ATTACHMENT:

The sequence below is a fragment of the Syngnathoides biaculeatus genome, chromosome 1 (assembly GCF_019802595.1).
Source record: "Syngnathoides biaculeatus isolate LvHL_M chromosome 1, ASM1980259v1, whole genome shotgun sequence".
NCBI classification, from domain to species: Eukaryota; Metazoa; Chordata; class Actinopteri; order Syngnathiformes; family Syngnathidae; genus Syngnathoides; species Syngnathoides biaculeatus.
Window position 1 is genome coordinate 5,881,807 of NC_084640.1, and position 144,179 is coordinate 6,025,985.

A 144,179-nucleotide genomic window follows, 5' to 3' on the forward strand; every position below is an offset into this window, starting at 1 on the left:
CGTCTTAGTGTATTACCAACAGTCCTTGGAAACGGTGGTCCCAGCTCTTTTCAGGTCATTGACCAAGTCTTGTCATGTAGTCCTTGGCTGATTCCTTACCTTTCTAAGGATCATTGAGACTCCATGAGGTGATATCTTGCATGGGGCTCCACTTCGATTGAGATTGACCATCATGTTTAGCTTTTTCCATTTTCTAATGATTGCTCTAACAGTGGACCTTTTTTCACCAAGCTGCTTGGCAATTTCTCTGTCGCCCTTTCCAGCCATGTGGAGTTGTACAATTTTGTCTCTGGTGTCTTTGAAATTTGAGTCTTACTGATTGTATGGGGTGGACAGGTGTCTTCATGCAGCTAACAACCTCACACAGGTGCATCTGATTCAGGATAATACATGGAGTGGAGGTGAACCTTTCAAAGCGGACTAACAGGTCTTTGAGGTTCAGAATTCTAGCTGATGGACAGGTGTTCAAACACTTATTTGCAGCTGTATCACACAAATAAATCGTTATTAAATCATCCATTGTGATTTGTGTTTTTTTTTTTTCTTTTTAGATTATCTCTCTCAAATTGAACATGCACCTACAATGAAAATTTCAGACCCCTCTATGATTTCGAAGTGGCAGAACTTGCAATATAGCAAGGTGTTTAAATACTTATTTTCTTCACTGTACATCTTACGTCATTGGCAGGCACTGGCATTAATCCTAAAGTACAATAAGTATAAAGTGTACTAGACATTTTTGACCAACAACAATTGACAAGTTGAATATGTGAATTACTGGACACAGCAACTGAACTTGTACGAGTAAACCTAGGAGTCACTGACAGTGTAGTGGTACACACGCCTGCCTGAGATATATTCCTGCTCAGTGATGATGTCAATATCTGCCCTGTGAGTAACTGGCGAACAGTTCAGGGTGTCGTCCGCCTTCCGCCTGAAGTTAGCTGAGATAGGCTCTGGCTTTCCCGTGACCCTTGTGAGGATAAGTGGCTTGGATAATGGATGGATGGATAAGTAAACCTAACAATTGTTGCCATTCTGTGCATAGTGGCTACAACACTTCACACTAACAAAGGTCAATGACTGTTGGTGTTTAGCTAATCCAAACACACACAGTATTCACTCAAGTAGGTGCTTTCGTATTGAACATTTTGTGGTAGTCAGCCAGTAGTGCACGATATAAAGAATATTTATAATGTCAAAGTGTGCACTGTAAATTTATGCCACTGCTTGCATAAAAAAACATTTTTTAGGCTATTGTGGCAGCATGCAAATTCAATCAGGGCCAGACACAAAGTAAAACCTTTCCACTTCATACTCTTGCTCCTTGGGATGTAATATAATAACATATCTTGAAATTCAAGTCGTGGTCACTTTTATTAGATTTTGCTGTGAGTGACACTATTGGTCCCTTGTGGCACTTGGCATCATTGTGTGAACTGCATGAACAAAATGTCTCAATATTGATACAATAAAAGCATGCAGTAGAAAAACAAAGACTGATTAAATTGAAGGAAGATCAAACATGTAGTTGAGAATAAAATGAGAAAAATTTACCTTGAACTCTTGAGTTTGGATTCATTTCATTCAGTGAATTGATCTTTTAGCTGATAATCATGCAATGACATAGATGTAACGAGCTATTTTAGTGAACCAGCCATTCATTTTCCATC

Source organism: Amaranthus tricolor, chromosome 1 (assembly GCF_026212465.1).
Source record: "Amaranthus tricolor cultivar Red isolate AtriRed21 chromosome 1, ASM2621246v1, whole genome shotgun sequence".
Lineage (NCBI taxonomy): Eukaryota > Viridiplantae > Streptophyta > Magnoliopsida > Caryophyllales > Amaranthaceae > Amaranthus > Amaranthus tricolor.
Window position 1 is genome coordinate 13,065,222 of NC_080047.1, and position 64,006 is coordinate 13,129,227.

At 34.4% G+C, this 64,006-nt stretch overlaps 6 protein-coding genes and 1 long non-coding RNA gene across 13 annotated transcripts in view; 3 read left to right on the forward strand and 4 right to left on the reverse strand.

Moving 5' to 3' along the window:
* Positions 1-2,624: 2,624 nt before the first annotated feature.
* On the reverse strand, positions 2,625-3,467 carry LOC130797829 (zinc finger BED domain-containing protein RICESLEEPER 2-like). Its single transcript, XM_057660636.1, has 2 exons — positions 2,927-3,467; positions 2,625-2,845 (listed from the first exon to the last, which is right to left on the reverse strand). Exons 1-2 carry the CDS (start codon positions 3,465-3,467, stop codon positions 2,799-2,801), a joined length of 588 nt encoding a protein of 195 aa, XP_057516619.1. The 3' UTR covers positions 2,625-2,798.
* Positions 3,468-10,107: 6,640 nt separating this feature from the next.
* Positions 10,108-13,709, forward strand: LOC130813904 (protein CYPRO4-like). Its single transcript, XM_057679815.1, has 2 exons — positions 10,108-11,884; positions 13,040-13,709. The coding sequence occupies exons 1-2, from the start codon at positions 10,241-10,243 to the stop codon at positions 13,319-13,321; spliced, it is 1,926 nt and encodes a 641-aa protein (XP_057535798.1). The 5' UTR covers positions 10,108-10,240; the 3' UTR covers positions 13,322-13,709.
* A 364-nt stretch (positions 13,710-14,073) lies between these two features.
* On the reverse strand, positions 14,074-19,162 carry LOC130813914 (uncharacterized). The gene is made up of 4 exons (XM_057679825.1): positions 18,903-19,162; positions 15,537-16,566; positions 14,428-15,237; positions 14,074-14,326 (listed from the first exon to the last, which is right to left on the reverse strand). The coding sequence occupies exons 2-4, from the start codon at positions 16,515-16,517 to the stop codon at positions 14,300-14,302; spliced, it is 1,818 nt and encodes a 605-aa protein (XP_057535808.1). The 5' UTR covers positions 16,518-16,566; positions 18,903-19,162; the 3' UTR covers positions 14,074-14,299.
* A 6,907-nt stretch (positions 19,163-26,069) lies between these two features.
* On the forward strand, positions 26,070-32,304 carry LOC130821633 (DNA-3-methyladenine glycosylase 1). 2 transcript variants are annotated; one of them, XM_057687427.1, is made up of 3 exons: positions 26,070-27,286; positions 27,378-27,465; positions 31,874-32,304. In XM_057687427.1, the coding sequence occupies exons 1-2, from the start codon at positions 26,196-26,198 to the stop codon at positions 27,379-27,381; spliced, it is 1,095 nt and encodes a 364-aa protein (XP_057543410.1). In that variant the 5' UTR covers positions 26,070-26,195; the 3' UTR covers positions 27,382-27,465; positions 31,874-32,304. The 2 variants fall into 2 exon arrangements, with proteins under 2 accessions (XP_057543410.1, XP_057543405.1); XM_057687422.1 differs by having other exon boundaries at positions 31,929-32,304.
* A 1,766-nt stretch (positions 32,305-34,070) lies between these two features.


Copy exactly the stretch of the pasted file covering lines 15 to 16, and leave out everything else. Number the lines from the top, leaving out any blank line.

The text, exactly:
* Positions 3,468-10,107: 6,640 nt separating this feature from the next.
* Positions 10,108-13,709, forward strand: LOC130813904 (protein CYPRO4-like). Its single transcript, XM_057679815.1, has 2 exons — positions 10,108-11,884; positions 13,040-13,709. The coding sequence occupies exons 1-2, from the start codon at positions 10,241-10,243 to the stop codon at positions 13,319-13,321; spliced, it is 1,926 nt and encodes a 641-aa protein (XP_057535798.1). The 5' UTR covers positions 10,108-10,240; the 3' UTR covers positions 13,322-13,709.